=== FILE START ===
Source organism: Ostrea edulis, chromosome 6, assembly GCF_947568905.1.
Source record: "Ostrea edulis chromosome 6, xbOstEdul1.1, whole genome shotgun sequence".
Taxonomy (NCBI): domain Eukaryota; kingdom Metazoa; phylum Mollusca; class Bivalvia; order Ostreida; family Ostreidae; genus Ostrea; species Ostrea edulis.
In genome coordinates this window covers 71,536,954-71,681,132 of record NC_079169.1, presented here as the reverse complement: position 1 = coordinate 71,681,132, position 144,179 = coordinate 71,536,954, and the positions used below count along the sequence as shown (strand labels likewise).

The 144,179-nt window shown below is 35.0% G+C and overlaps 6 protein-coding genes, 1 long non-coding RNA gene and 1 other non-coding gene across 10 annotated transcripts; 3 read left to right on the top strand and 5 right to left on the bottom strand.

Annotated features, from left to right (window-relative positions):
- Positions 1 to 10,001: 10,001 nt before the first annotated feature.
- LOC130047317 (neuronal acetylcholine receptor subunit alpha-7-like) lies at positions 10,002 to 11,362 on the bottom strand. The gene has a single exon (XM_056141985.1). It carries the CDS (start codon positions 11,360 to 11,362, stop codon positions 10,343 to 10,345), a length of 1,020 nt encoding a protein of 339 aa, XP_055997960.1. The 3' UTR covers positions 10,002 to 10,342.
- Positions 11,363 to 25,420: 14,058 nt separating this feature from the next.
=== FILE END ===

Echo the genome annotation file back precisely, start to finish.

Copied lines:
Source organism: Ostrea edulis, chromosome 6, assembly GCF_947568905.1.
Source record: "Ostrea edulis chromosome 6, xbOstEdul1.1, whole genome shotgun sequence".
Taxonomy (NCBI): domain Eukaryota; kingdom Metazoa; phylum Mollusca; class Bivalvia; order Ostreida; family Ostreidae; genus Ostrea; species Ostrea edulis.
In genome coordinates this window covers 71,536,954-71,681,132 of record NC_079169.1, presented here as the reverse complement: position 1 = coordinate 71,681,132, position 144,179 = coordinate 71,536,954, and the positions used below count along the sequence as shown (strand labels likewise).

The 144,179-nt window shown below is 35.0% G+C and overlaps 6 protein-coding genes, 1 long non-coding RNA gene and 1 other non-coding gene across 10 annotated transcripts; 3 read left to right on the top strand and 5 right to left on the bottom strand.

Annotated features, from left to right (window-relative positions):
- Positions 1 to 10,001: 10,001 nt before the first annotated feature.
- LOC130047317 (neuronal acetylcholine receptor subunit alpha-7-like) lies at positions 10,002 to 11,362 on the bottom strand. The gene has a single exon (XM_056141985.1). It carries the CDS (start codon positions 11,360 to 11,362, stop codon positions 10,343 to 10,345), a length of 1,020 nt encoding a protein of 339 aa, XP_055997960.1. The 3' UTR covers positions 10,002 to 10,342.
- Positions 11,363 to 25,420: 14,058 nt separating this feature from the next.